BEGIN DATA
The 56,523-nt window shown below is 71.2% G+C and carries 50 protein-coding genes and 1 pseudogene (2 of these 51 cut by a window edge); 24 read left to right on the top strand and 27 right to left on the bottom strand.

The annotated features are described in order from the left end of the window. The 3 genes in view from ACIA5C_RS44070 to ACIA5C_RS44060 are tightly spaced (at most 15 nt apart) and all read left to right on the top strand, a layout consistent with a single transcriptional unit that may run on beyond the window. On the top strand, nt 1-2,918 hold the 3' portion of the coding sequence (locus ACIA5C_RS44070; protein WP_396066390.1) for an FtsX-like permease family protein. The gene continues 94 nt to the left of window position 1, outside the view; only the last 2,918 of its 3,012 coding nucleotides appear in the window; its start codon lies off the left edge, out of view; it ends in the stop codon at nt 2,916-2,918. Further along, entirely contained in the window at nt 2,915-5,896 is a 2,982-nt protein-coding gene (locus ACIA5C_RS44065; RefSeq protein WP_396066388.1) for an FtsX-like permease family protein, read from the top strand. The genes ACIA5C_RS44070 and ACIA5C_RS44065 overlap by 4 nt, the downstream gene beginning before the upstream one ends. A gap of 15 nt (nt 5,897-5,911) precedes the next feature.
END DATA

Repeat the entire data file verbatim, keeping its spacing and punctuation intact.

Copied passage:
The 56,523-nt window shown below is 71.2% G+C and carries 50 protein-coding genes and 1 pseudogene (2 of these 51 cut by a window edge); 24 read left to right on the top strand and 27 right to left on the bottom strand.

The annotated features are described in order from the left end of the window. The 3 genes in view from ACIA5C_RS44070 to ACIA5C_RS44060 are tightly spaced (at most 15 nt apart) and all read left to right on the top strand, a layout consistent with a single transcriptional unit that may run on beyond the window. On the top strand, nt 1-2,918 hold the 3' portion of the coding sequence (locus ACIA5C_RS44070; protein WP_396066390.1) for an FtsX-like permease family protein. The gene continues 94 nt to the left of window position 1, outside the view; only the last 2,918 of its 3,012 coding nucleotides appear in the window; its start codon lies off the left edge, out of view; it ends in the stop codon at nt 2,916-2,918. Further along, entirely contained in the window at nt 2,915-5,896 is a 2,982-nt protein-coding gene (locus ACIA5C_RS44065; RefSeq protein WP_396066388.1) for an FtsX-like permease family protein, read from the top strand. The genes ACIA5C_RS44070 and ACIA5C_RS44065 overlap by 4 nt, the downstream gene beginning before the upstream one ends. A gap of 15 nt (nt 5,897-5,911) precedes the next feature.